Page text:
The rising cost of prescription drugs and the lack of transparency around drug pricing are issues impacting millions of Americans and receiving attention from policymakers at the federal and state levels. While the U.S. Department of Health and Human Services promotes a federal agenda to increase transparency and bring down prices, states are using local policy and data assets to pursue similar goals, as highlighted in two recent articles in the Journal of the American Medical Association on state drug transparency laws and cost containment efforts.
At the 34th annual meeting of the National Association of Health Data Organizations (NAHDO) in Little Rock in November, hosted by ACHI, a multi-state panel showcased initiatives by NAHDO partners in California, Maine, and Arkansas, offering a range of perspectives on efforts to improve pharmacy and drug cost transparency.
Maine’s prescription drug reporting under Public Law Chapter 406 requires the Maine Health Data Organization (MHDO) to produce annual prescription drug reports. These reports include the 25 costliest drugs, the most frequently used drugs, and the drugs with the highest year-to-year cost increases.
Enacted in 2019, Maine Public Law Chapter 470 seeks to further advance consumer awareness and pharmacy transparency by requiring that new pricing information be submitted by manufacturers, pharmacy benefit managers, and wholesale distributors.
California’s Office of Statewide Health Planning and Development (OSHPD) is responsible for collection and publication of prescription drug information, as well as administration of penalties when compliance issues arise.
Through the new Cost Transparency Rx (CTRx) Program, OSHPD collects information under California Senate Bill 17, which requires drug manufacturers to provide advance notice of drug cost increases to purchasers, along with information about the impacts of cost increases to health plans and insurers.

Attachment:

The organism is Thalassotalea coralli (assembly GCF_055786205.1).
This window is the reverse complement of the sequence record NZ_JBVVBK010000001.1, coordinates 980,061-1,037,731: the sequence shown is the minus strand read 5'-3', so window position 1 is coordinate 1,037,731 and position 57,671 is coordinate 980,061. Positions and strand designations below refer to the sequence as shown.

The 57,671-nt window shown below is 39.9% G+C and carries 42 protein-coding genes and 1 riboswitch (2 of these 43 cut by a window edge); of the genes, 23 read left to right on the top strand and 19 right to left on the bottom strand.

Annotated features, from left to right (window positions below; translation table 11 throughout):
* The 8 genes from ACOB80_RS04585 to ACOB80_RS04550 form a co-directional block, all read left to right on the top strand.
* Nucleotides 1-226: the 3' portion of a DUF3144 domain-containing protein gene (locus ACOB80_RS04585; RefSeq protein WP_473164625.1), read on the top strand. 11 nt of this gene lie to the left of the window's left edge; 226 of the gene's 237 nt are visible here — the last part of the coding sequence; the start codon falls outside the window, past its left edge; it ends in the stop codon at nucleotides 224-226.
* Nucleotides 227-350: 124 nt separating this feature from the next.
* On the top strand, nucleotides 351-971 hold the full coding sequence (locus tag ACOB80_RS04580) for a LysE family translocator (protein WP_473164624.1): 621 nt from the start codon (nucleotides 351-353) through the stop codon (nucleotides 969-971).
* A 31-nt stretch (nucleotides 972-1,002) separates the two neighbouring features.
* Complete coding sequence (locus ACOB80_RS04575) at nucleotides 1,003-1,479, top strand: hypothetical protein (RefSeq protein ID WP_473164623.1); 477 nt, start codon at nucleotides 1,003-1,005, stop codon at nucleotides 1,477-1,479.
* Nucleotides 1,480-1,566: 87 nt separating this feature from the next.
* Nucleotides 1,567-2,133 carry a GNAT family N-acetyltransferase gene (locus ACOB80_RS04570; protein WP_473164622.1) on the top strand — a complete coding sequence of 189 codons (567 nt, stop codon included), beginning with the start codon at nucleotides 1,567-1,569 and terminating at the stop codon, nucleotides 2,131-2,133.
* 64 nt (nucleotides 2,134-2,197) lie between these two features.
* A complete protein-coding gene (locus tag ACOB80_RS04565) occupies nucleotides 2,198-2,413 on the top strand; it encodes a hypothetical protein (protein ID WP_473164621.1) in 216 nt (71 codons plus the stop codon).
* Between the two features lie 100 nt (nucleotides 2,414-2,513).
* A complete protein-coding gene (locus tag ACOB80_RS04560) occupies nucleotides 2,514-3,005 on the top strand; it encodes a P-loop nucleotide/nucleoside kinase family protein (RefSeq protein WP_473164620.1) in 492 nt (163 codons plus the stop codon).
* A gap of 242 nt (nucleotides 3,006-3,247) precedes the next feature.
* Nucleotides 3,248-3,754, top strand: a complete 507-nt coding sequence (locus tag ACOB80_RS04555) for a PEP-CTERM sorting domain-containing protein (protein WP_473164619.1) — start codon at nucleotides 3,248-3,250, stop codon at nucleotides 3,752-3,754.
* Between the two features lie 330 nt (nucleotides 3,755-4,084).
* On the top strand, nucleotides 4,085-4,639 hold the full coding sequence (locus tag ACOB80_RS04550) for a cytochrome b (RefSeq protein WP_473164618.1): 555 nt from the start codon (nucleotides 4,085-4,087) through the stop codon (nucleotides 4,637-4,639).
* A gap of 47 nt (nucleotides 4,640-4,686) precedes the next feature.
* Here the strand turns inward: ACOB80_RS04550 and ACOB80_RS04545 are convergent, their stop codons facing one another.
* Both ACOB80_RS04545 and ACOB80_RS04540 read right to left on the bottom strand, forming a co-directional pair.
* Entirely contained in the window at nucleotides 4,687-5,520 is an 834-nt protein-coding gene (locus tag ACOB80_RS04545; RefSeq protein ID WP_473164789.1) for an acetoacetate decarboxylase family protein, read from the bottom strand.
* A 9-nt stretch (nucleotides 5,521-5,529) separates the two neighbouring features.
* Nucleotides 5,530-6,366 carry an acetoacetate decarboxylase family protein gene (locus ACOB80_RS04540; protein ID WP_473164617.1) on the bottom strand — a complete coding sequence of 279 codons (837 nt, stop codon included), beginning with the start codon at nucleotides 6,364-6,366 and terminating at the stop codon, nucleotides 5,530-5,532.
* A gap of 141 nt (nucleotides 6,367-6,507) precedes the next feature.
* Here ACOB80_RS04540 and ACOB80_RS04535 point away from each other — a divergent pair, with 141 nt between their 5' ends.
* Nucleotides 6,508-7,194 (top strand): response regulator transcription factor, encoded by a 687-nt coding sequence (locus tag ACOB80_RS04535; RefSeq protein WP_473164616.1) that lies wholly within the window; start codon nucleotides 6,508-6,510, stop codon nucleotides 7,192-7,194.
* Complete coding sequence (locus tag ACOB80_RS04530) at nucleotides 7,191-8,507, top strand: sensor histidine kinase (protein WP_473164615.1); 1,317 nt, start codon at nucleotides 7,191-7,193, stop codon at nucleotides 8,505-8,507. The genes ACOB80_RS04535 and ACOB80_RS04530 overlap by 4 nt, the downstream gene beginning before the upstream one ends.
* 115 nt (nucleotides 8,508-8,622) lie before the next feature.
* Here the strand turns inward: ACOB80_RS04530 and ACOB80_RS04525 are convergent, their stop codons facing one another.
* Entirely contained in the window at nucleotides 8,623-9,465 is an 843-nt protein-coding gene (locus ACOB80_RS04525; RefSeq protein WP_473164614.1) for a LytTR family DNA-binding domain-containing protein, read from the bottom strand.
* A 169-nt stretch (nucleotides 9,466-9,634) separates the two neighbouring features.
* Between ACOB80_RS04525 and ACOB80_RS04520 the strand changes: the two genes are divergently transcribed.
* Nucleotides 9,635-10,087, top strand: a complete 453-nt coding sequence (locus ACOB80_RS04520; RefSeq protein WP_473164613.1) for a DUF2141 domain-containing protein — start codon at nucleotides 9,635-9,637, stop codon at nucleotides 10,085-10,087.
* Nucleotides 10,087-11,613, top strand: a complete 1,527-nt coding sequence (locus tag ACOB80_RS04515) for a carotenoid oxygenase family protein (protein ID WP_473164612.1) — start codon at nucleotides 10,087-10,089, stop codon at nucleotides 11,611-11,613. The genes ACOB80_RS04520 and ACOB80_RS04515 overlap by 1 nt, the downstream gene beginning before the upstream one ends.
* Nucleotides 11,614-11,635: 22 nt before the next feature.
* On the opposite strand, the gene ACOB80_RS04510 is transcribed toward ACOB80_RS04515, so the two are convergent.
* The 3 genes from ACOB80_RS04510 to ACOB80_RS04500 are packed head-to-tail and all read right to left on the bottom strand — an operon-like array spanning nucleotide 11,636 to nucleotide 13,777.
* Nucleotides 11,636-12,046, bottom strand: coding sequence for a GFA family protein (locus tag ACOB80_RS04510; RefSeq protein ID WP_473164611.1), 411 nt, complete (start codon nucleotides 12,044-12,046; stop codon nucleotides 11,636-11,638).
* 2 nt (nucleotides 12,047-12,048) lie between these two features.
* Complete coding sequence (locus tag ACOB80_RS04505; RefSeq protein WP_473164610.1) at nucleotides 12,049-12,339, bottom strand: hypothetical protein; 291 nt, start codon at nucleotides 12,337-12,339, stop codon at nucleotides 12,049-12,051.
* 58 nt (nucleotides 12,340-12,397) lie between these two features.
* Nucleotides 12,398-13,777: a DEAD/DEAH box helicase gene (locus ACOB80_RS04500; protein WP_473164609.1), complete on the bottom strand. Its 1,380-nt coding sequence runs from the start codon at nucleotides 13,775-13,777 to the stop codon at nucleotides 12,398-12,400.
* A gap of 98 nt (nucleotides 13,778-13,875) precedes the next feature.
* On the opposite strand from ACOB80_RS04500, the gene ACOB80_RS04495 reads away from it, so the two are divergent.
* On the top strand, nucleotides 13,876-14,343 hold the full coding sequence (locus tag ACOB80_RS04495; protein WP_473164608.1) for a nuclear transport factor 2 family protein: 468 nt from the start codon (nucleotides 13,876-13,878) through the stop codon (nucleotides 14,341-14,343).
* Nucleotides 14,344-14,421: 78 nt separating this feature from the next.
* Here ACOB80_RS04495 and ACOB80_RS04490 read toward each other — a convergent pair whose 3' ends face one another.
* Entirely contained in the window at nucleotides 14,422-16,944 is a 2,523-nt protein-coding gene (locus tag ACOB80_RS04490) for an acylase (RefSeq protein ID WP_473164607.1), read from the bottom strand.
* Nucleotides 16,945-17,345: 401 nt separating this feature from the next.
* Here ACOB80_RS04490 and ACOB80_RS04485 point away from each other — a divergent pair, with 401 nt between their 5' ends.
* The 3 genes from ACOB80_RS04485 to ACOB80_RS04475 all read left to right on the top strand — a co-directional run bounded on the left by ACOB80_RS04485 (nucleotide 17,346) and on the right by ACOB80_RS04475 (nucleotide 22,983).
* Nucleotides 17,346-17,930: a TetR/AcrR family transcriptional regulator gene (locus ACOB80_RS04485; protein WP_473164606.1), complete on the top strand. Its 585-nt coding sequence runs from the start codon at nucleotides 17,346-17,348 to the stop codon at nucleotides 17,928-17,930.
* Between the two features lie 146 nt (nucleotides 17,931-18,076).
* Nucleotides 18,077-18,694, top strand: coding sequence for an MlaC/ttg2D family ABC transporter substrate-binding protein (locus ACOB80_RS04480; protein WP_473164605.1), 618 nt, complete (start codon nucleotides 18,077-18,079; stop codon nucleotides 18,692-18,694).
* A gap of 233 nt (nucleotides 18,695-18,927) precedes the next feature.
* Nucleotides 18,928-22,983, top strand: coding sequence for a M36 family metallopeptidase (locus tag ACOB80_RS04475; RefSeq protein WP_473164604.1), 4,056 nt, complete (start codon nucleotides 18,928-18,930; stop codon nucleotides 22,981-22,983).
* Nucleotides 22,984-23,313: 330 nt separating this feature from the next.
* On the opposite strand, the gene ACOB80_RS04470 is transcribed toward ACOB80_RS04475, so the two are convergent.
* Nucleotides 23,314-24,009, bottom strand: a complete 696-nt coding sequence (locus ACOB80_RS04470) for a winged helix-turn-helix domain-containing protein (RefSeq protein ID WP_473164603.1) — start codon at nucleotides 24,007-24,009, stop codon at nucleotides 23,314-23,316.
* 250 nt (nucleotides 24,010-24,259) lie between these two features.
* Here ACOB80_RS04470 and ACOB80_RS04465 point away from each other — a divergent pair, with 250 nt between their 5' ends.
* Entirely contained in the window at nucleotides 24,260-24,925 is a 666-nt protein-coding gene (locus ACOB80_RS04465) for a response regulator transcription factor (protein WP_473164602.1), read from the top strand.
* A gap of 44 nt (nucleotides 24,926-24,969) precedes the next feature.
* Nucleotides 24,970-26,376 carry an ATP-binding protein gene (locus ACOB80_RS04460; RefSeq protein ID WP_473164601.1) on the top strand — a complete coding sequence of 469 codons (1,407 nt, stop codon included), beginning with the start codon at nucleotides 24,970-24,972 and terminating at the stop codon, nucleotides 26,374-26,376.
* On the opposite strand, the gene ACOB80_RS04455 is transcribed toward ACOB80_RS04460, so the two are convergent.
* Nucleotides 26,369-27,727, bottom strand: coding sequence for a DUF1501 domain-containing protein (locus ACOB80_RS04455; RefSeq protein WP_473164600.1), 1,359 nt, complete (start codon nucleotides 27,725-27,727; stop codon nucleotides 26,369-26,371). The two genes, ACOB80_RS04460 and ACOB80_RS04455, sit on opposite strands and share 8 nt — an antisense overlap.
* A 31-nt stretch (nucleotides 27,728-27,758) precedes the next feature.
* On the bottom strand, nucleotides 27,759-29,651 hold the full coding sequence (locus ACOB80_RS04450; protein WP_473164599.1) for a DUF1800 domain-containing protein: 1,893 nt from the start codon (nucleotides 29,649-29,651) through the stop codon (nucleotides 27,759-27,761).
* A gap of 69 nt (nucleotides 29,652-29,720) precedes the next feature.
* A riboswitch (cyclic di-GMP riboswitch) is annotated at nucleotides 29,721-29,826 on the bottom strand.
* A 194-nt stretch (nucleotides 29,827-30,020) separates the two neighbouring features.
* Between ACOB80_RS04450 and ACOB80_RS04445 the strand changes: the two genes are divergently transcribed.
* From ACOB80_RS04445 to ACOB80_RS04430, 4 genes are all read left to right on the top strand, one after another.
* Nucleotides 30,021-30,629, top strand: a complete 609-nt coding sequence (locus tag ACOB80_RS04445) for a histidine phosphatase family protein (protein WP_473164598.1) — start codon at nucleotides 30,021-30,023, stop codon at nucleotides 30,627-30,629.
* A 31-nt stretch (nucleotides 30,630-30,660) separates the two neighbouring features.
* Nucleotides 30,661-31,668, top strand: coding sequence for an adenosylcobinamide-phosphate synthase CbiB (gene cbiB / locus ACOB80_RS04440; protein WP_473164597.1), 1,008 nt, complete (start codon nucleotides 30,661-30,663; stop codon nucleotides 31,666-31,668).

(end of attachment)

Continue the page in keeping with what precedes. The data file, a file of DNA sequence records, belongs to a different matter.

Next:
The Arkansas Pharmacy Benefit Licensure Act was passed in 2018, allowing the Arkansas Insurance Department to require that pharmacy benefit managers (PBMs) be licensed by the state and authorizing the department to review and approve PBM compensation programs with pharmacies.
Act 994 of 2019 clarified the licensure act by redefining maximum allowable costs and prohibiting spread pricing, the practice of a PBM keeping a portion of the amount it receives from a health plan for a drug instead of providing full payment to the pharmacy.
Researchers at ACHI have begun working directly with pharmacies to collect data to compare amounts paid for specific drugs to pharmacy claims submitted to the Arkansas All-Payer Claims Database. Preliminary analyses have revealed variation in amounts paid, with approximately 60% of payer-submitted amounts matching the amounts paid to pharmacies.